Why not, there are many worse and less practical things to have, I have always quite fancied one but never had a go. Buy one, try it, decide, then keep or sell. I figure it's better to find out and regret it than not.

Badspitfire

Yes buy one. One passed me by yesterday when cycling with my 6 year old and he said it sounded and looked great. I must admit they have always appealed to me since a ride in a friend's dads one back in the late '70s.

Asacox

Yes absolutely they are great cars and there,s nothing else about in the same configuration. True they,re not the fastest but they are an absolute bargain when you consider what you get for your money. And if like me you are tall there isn,t much else about convertible wise that won,t result in your head sticking out over the top of the screen. Get a manual for that groovy overdrive and pray that the motor is a good,n. Mine was and I had many years of fun in it. I,ll get another one some day to sit alongside my hotted up imp,

Alastair Cox

Minesapint

Well, they sound nice, top down motoring is fun and they're good value. Why not?

They do attract the flat-cap brigade and you will be laughed at, but I can't think of an alternative V8 rag-top at sensible money.

I should buy one too really!

plastic penguin

The short answer is 'yes'. If you value pride of ownership in a car then a Stag is as good as any for the money. Don't let the performance figures throw you off kilter, either: Remember, the Elan is a "plastic pig", light as a feather.

Martin

I hope your interest was a genuine one and not a passing fancy and, as the weekend looms, you are ready to go looking for the elusive perfect Triumph Stag.

Martin153

plastic penguin

Well, Mr. Elliott have you/are you going to dip your toes in the Stag waters? I'm on tenderhooks here... not really, just interested.

GreaseMonkey (not verified)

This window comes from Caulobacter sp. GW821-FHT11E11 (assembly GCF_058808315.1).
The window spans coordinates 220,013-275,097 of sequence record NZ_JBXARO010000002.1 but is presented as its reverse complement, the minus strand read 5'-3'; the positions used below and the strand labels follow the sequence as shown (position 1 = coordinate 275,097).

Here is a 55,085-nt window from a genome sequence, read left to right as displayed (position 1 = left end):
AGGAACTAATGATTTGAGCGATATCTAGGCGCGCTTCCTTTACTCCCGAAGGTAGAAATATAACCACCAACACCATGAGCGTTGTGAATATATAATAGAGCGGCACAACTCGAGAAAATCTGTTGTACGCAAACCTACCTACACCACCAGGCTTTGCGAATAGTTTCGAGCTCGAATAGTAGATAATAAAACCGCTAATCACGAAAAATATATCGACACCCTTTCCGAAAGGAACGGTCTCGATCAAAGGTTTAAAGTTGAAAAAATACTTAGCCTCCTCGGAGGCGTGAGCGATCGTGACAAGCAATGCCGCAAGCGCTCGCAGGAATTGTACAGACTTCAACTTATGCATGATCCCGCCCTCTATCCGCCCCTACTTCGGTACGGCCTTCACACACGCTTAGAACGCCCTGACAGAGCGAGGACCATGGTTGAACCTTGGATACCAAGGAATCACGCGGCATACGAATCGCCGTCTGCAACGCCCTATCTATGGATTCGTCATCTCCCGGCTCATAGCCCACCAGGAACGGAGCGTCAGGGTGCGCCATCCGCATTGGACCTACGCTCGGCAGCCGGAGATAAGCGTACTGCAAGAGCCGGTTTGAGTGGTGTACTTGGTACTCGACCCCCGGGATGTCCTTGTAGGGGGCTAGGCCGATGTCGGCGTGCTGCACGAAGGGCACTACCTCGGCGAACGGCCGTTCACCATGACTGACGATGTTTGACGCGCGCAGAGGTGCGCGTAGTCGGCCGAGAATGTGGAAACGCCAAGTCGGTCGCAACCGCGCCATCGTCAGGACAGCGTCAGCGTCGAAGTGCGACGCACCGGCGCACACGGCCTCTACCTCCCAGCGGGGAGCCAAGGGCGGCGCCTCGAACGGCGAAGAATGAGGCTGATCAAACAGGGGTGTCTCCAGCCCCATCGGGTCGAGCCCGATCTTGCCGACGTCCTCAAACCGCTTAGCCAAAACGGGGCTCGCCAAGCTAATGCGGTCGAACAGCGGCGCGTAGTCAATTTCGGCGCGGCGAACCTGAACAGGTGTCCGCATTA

C'mon James! You can't be serious, you've got a Jensen Interceptor and you're looking at Stags?

I know I will incur the wrath of some regular posters on here, Triumph fans that is, but the trurh has to be told - unless of course you are joking. But wait, the headline says 'serious'. Oh dear, and what justification for this? A family four seater with class, looks and performance? You already have the ideal car.

Keep on top of the Jensen and it will pay you back one day, it's a real class act, even with the fuel bills - or you could be just another hairdresser......

In fact if you read back in the forum under 'How many American classics...' etc, I think I mentioned there about how back in the seventies I used to love burning off Stags in a 1964 Ford Galaxie Station Wagon just because I could. My car pretended to be nothing more than an old shopping wagon, and it ALWAYS left Stags eating my dust, and that was supposed to be a sports car?

You know what a sports car is - a Lotus Elan.

Still, nostalgia ain't what it used to be. Just because some seventies cars came in 'groovy' colours, and all things retro are briefly back in fashion, doesn't suddenly make it a good car. Even Marinas came in weird purples and oranges if you want to go that route, and yes Michelotti was handy with his crayons, but that alone was not enough, too many compromises to make the design work as a whole. Nevertheless for someone on the inside of the Classic Car business to even consider a Stag looks a bit perverse to me - unless of course 'slumming it with the plebs' is in again.

Stick to Classics mate! Chris M.

Add your comment

  • Lines and paragraphs break automatically.
  • Web page addresses and e-mail addresses turn into links automatically.
  • Allowed HTML tags: <a> <em> <strong> <cite> <code> <ul> <ol> <li> <dl> <dt> <dd> <p> <br> <img>
  • You may quote other posts using [quote] tags.

More information about formatting options

You must be logged in to comment
Type the characters you see in this picture. (verify using audio)
Type the characters you see in the picture above; if you can't read them, submit the form and a new image will be generated. Not case sensitive.